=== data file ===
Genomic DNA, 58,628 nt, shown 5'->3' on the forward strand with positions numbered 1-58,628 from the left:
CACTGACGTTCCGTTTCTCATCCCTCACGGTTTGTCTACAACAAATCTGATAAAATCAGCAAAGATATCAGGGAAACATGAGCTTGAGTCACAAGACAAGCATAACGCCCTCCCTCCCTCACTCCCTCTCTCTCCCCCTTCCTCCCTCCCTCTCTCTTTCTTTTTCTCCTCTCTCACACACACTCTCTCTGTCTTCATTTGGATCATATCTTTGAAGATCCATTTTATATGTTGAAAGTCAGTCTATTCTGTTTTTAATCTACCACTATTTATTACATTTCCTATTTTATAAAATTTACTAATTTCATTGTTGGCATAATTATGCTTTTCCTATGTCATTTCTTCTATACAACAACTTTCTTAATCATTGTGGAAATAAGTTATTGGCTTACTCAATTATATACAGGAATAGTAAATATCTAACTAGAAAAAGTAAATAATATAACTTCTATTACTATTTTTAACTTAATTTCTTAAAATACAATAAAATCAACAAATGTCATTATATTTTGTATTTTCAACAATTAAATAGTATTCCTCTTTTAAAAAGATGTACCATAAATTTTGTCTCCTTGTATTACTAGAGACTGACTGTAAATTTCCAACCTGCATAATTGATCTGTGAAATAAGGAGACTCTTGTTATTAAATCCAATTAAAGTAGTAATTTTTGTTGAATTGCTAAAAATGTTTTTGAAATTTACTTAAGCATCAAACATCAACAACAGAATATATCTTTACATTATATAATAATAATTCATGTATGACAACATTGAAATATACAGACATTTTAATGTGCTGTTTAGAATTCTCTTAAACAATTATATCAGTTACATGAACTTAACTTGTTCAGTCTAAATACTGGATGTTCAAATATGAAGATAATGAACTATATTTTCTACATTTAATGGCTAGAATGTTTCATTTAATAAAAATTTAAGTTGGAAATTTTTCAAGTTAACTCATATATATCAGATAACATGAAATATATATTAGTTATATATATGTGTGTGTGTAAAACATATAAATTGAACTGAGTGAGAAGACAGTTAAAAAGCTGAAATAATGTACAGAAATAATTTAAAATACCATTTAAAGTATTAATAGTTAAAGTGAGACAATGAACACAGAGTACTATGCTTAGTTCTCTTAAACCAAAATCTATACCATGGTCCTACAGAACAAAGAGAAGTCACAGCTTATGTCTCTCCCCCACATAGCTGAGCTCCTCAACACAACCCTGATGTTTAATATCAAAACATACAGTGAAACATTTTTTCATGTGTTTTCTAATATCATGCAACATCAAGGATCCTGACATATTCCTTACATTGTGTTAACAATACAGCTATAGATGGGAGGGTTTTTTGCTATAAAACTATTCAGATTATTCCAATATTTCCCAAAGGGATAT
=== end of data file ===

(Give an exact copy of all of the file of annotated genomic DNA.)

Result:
Genomic DNA, 58,628 nt, shown 5'->3' on the forward strand with positions numbered 1-58,628 from the left:
CACTGACGTTCCGTTTCTCATCCCTCACGGTTTGTCTACAACAAATCTGATAAAATCAGCAAAGATATCAGGGAAACATGAGCTTGAGTCACAAGACAAGCATAACGCCCTCCCTCCCTCACTCCCTCTCTCTCCCCCTTCCTCCCTCCCTCTCTCTTTCTTTTTCTCCTCTCTCACACACACTCTCTCTGTCTTCATTTGGATCATATCTTTGAAGATCCATTTTATATGTTGAAAGTCAGTCTATTCTGTTTTTAATCTACCACTATTTATTACATTTCCTATTTTATAAAATTTACTAATTTCATTGTTGGCATAATTATGCTTTTCCTATGTCATTTCTTCTATACAACAACTTTCTTAATCATTGTGGAAATAAGTTATTGGCTTACTCAATTATATACAGGAATAGTAAATATCTAACTAGAAAAAGTAAATAATATAACTTCTATTACTATTTTTAACTTAATTTCTTAAAATACAATAAAATCAACAAATGTCATTATATTTTGTATTTTCAACAATTAAATAGTATTCCTCTTTTAAAAAGATGTACCATAAATTTTGTCTCCTTGTATTACTAGAGACTGACTGTAAATTTCCAACCTGCATAATTGATCTGTGAAATAAGGAGACTCTTGTTATTAAATCCAATTAAAGTAGTAATTTTTGTTGAATTGCTAAAAATGTTTTTGAAATTTACTTAAGCATCAAACATCAACAACAGAATATATCTTTACATTATATAATAATAATTCATGTATGACAACATTGAAATATACAGACATTTTAATGTGCTGTTTAGAATTCTCTTAAACAATTATATCAGTTACATGAACTTAACTTGTTCAGTCTAAATACTGGATGTTCAAATATGAAGATAATGAACTATATTTTCTACATTTAATGGCTAGAATGTTTCATTTAATAAAAATTTAAGTTGGAAATTTTTCAAGTTAACTCATATATATCAGATAACATGAAATATATATTAGTTATATATATGTGTGTGTGTAAAACATATAAATTGAACTGAGTGAGAAGACAGTTAAAAAGCTGAAATAATGTACAGAAATAATTTAAAATACCATTTAAAGTATTAATAGTTAAAGTGAGACAATGAACACAGAGTACTATGCTTAGTTCTCTTAAACCAAAATCTATACCATGGTCCTACAGAACAAAGAGAAGTCACAGCTTATGTCTCTCCCCCACATAGCTGAGCTCCTCAACACAACCCTGATGTTTAATATCAAAACATACAGTGAAACATTTTTTCATGTGTTTTCTAATATCATGCAACATCAAGGATCCTGACATATTCCTTACATTGTGTTAACAATACAGCTATAGATGGGAGGGTTTTTTGCTATAAAACTATTCAGATTATTCCAATATTTCCCAAAGGGATAT